The astronomical success of Matilda the Musical can be attributed to a variety of factors, including the popularity of Roald Dahl himself. Yet, anyone who knows the novel cannot help but notice that this award-winning musical has made significant changes to the original plot. While revisions are to be expected when novels are adapted for stage or screen, the modifications made by playwright Dennis Kelly and lyricist Tim Minchin are not just theatrically expedient choices, but also intelligent expressions of a metatextual discourse on moral values and literacy that runs through Dahl’s oeuvre. By rearranging the chronology of events and placing Matilda’s active story-telling at the heart of the theatrical experience, Kelly and Minchin have paid structural homage to earlier Dahl novels in which the hero is ultimately revealed to be the author (James and the Giant Peach, The BFG and The Witches). As in these novels, first-person narration is used in the musical to emphasize Matilda’s moral imperative to act, sometimes questionably, within the context of her specific conflict. Moreover, the musical captures the metatextual essence of the character-as-author device, which encourages the reader and audience to associate literacy with moral superiority and which places authorship at the pinnacle of achievement.
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I refer to the February 2015 revised version of Matilda the Musical, kindly provided by Dennis Kelly.
Matilda the Musical is not the first reworking of this novel for a different medium—it was adapted for the screen in 1996 by Danny DeVito. Altogether, over seventeen adaptations of Dahl’s children’s books have appeared so far.
Recent work on adaptation theory tends to focus on the relationship between novels and film. While film and theatre adaptation are not exactly comparable, the theoretical issue of translation of an original text written by one author to a collaborative piece raises similar issues (McFarlane, 1996).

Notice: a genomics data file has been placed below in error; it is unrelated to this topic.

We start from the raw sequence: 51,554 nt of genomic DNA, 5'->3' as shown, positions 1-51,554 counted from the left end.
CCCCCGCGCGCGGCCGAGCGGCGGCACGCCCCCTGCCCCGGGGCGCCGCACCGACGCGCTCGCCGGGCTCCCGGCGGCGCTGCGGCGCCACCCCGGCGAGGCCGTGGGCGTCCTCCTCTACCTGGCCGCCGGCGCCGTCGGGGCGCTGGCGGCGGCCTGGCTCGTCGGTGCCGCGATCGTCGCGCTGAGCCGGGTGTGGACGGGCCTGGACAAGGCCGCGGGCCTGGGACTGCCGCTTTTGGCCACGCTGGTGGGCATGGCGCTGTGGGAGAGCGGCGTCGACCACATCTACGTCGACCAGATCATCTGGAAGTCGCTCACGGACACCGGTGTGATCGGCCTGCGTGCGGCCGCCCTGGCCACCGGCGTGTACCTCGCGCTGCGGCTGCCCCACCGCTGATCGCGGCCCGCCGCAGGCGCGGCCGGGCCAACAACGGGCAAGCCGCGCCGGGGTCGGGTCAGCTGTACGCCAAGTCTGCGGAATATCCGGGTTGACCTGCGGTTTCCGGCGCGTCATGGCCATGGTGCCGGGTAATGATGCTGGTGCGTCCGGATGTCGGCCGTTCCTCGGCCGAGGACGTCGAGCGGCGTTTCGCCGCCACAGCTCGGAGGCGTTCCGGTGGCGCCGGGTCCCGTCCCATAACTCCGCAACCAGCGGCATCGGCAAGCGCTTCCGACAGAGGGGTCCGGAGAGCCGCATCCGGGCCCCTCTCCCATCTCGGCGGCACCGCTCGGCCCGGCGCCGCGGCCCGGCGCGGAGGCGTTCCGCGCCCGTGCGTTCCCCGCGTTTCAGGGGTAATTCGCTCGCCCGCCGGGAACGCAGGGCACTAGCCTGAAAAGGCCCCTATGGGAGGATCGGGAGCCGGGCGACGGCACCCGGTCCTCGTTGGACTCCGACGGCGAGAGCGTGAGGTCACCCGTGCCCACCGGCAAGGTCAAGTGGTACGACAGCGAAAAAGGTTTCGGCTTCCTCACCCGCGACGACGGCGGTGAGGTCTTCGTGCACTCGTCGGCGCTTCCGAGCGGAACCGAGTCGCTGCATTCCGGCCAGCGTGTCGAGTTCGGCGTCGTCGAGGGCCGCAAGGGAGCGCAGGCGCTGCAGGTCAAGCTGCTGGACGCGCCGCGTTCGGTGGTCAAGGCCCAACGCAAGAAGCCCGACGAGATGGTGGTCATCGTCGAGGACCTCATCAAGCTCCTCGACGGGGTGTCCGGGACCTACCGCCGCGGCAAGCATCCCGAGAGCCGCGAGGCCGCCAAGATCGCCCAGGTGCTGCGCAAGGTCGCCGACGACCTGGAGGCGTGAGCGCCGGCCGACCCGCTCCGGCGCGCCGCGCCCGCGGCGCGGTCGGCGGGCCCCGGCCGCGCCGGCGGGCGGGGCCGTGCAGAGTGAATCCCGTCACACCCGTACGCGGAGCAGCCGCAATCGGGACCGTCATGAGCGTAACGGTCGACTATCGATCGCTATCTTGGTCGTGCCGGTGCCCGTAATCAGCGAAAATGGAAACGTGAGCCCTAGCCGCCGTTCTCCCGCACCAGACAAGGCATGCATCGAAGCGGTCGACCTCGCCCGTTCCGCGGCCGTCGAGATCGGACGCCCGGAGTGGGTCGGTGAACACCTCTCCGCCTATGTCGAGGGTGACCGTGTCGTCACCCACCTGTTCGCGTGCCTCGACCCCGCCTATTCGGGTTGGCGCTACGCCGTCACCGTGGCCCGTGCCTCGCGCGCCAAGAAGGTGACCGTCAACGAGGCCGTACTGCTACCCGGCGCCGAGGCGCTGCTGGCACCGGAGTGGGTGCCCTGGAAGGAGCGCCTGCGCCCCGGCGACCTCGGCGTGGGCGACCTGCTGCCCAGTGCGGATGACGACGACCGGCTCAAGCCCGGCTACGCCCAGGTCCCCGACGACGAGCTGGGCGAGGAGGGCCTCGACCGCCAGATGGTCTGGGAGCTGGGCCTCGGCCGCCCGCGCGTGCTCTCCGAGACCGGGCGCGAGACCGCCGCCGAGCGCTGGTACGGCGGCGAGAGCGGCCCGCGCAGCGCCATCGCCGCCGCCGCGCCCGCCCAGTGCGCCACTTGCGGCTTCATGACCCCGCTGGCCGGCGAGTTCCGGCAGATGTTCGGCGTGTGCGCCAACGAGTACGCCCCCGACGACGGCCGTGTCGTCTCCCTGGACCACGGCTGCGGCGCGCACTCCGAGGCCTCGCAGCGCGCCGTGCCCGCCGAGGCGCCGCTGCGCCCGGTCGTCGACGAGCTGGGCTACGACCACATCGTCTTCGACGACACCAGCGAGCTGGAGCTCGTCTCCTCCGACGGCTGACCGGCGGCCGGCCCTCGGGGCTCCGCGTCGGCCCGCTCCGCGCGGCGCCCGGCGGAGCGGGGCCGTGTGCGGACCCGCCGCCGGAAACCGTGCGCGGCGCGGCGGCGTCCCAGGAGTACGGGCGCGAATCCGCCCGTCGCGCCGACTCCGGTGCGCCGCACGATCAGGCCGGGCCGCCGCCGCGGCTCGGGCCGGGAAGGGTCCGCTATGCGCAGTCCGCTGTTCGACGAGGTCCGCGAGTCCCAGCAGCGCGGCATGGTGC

This is so in as much as a rewriting or revision alters the structure of a book while potentially keeping some features, while an adaptation tends to update the features but stays fairly loyal to the overall structure.
To his credit, Kelly insists that “anything we might say about the structure doesn’t matter… what matters is that the book gets into your heart, and if it gets into your heart with a wonky structure—then the structure is right” (2016, n.p.).
This article is based on a paper presented at the Roald Dahl Centenary Conference at Cardiff University in June 2016, organised by Catherine Butler and Ann Alston. The author is grateful for their support and encouragement. She also thanks Dennis Kelly for his time and assistance.
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Einat Natalie Palkovich lectures in Children’s Literature in the English Literature department at Haifa University, Israel.
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Palkovich, E.N. “Put it Right”: Matilda as Author in Matilda the Musical. Child Lit Educ 50, 210–222 (2019). https://doi.org/10.1007/s10583-017-9322-x
- Matilda the Musical
- Roald Dahl
- Reader response